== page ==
ISSN 2398-2993      

Schmallenberg virus


Veronica Fowler

Tammy Hassel

Synonym(s): orthobunyavirus




  • Order: bunyavirales.
  • Family: peribunyaviridae.
  • Genus: orthobunyavirus.
  • Species: schmallenberg virus.


  • The virus was named "Schmallenberg virus (SBV)" as this is the name of the German town where the first case was identified.

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Clinical Effects



  • SBV cases have been reported in Germany, Netherlands, Belgium, UK, Luxembourg, Italy, France, Spain, Switzerland, Austria, Ireland, Finland, Norway, Sweden, Poland and Estonia.


  • Because SBV was discovered very recently, not much is known about its lifecycle. It is presumed that SBV lifecycle resembles that of other bunyaviruses.
  • The virus enters the cell via endocytosis.
  • Changes in pH results in conformational changes which enable transcription to start.
  • Viral mRNA is produced and then translated.
  • The virus is believed to be assembled in tubular virus factories situated near the Golgi complex.
  • Mature virus particles are then transported in vesicles to the plasma membrane where they are released by exocytosis.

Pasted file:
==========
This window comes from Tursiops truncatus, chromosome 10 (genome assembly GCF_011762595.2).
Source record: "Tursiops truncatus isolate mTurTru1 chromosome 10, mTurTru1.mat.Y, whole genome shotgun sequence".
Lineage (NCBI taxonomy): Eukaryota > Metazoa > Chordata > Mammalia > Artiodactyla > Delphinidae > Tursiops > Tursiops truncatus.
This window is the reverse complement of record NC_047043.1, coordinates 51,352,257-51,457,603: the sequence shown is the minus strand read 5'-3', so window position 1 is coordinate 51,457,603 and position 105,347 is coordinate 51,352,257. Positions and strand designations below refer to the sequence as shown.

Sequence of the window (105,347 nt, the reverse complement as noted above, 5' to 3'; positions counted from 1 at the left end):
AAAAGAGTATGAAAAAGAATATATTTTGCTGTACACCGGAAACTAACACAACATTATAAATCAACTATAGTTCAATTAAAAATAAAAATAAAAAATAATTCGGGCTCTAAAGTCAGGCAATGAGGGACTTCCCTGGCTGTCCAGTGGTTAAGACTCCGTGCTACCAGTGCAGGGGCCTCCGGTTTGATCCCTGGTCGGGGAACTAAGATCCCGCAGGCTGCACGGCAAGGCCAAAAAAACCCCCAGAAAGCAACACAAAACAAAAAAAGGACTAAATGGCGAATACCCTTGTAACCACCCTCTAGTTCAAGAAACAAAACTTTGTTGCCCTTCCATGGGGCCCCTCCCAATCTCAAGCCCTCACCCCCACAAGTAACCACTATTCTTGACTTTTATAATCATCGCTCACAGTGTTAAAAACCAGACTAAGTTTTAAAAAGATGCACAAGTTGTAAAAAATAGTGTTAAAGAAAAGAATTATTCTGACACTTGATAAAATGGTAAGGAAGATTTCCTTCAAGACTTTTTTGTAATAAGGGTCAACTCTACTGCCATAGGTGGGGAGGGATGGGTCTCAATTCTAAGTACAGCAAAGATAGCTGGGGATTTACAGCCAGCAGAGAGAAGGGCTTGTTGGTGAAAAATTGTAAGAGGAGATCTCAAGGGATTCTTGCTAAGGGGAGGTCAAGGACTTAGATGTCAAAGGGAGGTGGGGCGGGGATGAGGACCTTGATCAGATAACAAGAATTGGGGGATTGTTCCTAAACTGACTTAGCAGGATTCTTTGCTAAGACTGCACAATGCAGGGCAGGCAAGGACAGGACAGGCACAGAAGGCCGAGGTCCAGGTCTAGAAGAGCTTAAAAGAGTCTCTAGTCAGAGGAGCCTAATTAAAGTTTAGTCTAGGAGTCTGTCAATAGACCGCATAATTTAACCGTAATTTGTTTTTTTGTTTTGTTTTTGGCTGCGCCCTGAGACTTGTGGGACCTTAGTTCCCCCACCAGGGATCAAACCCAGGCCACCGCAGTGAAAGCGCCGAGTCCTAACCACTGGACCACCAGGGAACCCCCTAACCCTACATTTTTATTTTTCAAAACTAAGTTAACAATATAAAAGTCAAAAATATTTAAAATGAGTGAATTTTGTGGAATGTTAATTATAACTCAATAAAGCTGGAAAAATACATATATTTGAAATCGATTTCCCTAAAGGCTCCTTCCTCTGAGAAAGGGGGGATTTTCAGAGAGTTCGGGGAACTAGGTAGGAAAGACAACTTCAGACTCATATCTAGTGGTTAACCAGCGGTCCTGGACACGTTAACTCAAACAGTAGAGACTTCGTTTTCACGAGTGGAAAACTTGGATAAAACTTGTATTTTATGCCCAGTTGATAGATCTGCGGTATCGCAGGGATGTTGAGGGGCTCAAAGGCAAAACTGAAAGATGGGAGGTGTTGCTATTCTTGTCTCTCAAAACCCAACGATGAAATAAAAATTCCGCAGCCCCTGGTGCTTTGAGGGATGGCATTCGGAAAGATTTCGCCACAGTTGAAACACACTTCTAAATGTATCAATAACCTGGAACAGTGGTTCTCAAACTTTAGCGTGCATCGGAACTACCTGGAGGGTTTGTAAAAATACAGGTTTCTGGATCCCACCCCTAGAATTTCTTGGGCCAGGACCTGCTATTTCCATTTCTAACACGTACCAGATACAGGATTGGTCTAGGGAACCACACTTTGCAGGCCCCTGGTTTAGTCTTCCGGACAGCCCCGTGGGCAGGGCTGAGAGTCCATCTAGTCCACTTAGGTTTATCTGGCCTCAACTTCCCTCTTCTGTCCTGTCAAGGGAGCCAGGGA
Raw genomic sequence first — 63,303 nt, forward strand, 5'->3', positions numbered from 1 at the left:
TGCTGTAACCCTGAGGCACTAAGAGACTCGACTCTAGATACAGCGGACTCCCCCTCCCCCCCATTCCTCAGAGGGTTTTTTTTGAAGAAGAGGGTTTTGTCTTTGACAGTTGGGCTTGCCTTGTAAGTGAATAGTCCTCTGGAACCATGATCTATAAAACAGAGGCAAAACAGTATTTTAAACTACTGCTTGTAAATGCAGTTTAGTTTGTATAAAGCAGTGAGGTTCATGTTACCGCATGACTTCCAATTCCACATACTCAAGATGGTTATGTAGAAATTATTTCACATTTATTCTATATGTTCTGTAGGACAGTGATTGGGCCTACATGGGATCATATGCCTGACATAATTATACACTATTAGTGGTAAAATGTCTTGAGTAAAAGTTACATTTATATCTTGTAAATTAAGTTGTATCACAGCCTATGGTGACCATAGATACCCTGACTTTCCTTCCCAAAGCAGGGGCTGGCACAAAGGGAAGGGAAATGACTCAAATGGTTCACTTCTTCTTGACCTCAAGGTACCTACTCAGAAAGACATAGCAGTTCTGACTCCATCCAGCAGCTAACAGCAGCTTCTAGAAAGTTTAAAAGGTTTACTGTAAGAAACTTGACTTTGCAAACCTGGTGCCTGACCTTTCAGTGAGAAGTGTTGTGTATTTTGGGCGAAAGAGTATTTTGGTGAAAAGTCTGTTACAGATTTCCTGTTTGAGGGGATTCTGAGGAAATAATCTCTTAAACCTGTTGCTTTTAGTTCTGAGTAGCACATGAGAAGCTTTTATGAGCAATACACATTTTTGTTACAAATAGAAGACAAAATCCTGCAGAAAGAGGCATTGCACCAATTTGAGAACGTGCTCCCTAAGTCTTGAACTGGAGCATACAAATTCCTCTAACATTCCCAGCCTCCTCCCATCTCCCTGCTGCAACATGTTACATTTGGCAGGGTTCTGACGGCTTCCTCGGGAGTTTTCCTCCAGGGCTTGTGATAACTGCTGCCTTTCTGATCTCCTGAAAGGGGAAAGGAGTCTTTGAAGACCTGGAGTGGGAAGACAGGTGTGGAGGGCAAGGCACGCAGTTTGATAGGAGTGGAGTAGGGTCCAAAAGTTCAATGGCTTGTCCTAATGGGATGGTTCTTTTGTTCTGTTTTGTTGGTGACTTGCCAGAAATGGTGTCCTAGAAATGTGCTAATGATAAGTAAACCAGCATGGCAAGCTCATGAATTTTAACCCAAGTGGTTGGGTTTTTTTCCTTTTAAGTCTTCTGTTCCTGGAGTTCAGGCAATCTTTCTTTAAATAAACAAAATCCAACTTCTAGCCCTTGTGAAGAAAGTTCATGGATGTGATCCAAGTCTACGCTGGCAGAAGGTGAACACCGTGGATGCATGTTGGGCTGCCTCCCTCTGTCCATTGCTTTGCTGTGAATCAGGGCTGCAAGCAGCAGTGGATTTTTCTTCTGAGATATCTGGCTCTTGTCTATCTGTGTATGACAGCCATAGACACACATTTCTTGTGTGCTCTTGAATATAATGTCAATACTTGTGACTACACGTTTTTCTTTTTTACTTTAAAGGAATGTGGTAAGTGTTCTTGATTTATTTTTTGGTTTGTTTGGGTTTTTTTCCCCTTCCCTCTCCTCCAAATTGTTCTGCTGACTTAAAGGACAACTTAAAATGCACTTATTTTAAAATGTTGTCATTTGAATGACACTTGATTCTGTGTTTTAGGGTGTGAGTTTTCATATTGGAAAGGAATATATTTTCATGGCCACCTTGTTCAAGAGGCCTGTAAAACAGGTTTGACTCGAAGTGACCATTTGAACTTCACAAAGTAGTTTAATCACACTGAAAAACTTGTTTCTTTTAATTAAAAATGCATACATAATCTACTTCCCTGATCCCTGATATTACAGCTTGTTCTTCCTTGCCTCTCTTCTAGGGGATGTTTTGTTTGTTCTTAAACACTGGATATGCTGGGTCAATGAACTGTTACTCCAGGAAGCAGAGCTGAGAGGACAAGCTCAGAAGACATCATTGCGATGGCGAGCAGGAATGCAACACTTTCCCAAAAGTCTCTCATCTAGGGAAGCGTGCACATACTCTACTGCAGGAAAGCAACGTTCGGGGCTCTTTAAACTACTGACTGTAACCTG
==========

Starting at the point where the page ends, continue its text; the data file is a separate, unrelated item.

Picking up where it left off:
• SBV is believed to be transmitted by insect vectors of the culicoides species and then vertically in utero.
  • SBV may also be transmitted via semen.
  • Direct transmission has not yet been demonstrated.

Pathological effects

  • Incubation period is 1-4 days.
  • Clinical signs include:
    • Fever.
    • Reduction in milk yield.
    • Diarrhea.
    • Abortion (often characterized by malformed animals, although the degree of malformation is dependent on the stage of gestation when infection occurred) Abortion and stillbirths.


Control via animal

  • Because SBV is considered to have a low impact on animal health, trade restrictions have not been implemented by the EU and OIE. Movement bans would be ineffective because the disease is transmitted by an insect vector.
  • Countries outside the EU have imposed restrictions on the import of live animals, semen and embryos.


  • Inactivated vaccines are available in some countries.


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Further Reading


Refereed Papers

  • Recent references from PubMed and VetMedResource.
  • Wernike K, Conraths F, Zanella G et al (2014) Schmallenberg virus-two years of experiences. Prev Vet Med 116 (4), 423-34 PubMed.
  • Conraths F J, Peters M & Beer M (2013) Schmallenberg virus, a novel orthobunyavirus infection in ruminants in Europe: potential global impact and preventive measures. N Z Vet J 61 (2), 63-7 PubMed.
  • Doceul V, Lara E, Sailleau C, Belbis G et al (2013) Epidemiology, molecular virology and diagnostics of Schmallenberg virus, an emerging orthobunyavirus in Europe. Vet Res 15 (44), 31 PubMed.
  • Beer M, Conraths F J & van der Poel W H (2012) 'Schmallenberg virus'--a novel orthobunyavirus emerging in Europe. Epidemiol Infect 141 (1), 1-8 PubMed.


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